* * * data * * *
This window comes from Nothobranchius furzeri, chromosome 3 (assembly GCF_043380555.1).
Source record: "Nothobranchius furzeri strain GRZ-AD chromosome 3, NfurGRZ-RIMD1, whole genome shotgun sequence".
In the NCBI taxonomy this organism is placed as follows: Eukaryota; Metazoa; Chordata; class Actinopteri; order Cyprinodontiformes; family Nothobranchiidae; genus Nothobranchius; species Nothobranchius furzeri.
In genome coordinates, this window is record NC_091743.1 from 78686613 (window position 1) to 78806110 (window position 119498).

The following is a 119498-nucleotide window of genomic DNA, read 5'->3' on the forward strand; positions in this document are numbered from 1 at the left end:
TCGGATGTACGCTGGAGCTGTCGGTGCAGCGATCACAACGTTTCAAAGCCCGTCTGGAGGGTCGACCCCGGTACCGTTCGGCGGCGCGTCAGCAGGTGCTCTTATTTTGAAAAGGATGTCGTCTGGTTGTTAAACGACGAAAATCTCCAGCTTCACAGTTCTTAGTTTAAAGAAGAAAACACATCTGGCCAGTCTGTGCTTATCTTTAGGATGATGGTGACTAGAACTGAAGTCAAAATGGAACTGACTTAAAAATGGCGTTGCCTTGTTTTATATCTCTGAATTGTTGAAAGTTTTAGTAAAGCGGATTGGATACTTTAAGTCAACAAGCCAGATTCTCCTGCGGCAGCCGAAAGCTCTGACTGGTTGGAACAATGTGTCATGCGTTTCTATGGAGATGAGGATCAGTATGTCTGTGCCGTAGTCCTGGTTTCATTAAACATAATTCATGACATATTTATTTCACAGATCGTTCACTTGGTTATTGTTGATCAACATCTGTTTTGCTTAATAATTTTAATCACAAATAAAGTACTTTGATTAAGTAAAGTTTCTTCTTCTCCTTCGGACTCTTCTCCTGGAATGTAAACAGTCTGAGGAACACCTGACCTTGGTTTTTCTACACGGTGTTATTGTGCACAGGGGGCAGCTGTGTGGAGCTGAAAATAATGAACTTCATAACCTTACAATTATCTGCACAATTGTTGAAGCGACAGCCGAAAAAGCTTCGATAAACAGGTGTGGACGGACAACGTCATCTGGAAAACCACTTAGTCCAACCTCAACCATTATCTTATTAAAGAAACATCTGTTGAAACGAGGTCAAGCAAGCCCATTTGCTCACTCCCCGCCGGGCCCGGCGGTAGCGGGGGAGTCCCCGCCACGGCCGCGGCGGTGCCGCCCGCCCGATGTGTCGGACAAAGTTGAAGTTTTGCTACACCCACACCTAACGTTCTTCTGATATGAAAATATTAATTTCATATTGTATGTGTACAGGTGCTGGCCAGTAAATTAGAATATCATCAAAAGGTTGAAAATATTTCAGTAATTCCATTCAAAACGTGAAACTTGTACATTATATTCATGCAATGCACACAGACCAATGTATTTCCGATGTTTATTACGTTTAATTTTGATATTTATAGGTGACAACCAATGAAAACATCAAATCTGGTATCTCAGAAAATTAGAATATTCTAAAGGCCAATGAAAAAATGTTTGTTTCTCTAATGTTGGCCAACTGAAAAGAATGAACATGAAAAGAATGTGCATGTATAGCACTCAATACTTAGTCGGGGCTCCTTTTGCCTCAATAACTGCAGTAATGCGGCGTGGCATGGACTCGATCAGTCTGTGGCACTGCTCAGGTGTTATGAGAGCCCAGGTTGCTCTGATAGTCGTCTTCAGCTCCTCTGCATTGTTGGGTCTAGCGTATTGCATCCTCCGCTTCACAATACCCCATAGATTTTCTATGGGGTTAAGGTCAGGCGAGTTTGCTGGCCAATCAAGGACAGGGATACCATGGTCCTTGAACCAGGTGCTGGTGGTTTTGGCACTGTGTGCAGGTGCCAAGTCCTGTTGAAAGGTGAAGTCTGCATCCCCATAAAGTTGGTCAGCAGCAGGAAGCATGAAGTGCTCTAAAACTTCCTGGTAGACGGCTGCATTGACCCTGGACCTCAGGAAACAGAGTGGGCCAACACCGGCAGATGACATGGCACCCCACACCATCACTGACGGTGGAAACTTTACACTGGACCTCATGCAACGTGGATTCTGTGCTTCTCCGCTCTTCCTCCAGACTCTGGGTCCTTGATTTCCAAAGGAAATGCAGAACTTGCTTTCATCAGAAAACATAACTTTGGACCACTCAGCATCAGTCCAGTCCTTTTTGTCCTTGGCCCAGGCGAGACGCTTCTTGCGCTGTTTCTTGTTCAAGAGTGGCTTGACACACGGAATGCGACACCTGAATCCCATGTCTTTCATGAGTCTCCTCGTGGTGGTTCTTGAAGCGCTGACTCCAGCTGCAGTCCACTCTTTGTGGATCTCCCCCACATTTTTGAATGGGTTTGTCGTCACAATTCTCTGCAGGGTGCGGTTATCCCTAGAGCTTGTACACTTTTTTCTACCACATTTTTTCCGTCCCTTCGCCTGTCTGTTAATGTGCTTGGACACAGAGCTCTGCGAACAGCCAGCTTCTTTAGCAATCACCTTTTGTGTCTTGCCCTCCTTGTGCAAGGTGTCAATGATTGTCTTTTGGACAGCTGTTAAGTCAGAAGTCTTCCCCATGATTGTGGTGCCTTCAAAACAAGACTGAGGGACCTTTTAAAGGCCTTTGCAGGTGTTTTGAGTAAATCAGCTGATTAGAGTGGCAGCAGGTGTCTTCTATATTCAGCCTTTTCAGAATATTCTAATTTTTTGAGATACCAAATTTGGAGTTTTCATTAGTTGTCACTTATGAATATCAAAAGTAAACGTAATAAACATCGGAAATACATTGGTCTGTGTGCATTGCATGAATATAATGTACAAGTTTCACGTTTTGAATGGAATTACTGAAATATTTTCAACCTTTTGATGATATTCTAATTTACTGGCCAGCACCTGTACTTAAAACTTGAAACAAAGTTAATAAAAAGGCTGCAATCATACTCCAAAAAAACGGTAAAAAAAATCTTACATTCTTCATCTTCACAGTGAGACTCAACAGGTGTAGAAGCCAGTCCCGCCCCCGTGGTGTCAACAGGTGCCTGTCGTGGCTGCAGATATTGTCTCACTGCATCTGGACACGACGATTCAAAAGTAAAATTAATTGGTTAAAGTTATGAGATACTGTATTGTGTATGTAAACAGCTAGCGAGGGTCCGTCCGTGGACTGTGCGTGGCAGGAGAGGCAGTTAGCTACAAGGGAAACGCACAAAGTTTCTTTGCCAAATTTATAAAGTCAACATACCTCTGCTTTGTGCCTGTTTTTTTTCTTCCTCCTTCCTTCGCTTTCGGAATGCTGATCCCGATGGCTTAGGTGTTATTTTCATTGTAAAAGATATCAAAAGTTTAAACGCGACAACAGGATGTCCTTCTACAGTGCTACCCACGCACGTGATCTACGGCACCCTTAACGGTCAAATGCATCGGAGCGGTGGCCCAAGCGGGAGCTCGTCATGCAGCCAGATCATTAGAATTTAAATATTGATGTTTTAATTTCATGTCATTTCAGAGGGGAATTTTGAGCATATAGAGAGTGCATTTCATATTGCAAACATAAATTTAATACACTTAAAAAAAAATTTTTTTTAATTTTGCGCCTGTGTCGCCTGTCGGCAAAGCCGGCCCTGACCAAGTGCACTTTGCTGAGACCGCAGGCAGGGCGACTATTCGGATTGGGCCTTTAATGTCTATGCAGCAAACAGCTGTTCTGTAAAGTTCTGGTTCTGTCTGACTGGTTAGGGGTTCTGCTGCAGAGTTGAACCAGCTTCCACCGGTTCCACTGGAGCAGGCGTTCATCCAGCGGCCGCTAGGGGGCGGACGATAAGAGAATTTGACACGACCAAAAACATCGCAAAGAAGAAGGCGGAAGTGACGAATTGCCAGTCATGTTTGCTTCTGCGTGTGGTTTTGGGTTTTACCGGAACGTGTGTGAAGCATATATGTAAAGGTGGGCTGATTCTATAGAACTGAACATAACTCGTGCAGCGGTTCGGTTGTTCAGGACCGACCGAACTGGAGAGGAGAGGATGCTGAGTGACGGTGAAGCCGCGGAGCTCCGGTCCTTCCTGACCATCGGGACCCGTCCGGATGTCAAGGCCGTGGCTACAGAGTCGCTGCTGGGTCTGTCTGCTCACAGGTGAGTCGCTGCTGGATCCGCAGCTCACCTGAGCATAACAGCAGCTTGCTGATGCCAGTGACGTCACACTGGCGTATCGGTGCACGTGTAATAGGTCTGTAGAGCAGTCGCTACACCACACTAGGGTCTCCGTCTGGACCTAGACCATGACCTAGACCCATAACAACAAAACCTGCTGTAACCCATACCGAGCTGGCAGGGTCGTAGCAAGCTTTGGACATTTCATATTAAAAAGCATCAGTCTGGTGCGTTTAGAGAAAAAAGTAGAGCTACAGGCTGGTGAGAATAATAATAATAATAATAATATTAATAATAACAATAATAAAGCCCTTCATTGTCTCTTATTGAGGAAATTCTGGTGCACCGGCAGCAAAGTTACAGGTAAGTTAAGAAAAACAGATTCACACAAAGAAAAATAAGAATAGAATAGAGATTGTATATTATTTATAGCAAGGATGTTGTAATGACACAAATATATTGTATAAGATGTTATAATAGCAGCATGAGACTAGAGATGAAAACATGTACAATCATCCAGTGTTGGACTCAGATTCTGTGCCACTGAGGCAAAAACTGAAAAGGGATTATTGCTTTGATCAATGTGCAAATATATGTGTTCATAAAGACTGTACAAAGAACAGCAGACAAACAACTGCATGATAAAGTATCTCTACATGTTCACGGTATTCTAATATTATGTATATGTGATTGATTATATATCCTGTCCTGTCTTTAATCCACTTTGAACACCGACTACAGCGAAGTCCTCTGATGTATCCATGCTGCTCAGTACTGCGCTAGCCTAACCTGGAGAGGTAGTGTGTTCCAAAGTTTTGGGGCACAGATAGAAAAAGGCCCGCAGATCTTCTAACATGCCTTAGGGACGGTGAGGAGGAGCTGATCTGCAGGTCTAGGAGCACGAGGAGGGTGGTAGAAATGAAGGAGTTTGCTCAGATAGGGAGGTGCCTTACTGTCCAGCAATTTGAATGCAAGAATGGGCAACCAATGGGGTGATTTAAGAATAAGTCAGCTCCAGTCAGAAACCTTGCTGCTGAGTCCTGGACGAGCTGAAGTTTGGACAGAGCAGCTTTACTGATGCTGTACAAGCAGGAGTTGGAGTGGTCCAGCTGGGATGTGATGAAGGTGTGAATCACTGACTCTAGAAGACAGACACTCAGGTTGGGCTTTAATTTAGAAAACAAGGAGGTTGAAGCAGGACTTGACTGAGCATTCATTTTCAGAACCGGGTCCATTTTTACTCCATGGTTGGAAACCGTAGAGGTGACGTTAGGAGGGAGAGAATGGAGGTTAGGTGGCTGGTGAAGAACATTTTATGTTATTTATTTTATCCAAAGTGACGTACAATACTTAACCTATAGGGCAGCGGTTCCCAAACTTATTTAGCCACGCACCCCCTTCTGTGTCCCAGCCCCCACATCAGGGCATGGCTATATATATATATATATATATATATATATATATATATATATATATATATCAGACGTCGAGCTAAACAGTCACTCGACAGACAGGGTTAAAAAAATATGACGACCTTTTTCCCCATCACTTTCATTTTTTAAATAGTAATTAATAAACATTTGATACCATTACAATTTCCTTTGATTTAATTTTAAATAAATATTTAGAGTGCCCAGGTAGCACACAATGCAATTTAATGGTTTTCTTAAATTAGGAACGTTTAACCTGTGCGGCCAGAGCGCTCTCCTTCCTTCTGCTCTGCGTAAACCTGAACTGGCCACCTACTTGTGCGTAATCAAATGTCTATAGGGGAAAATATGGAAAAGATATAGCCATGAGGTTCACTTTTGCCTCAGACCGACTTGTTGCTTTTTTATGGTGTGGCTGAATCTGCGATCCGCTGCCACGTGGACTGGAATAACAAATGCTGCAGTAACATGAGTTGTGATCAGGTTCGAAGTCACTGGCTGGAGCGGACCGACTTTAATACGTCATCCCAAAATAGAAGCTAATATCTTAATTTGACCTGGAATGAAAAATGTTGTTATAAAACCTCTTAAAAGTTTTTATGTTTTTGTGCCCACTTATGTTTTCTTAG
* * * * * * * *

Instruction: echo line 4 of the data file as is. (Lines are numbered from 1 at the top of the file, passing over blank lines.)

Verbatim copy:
In genome coordinates, this window is record NC_091743.1 from 78686613 (window position 1) to 78806110 (window position 119498).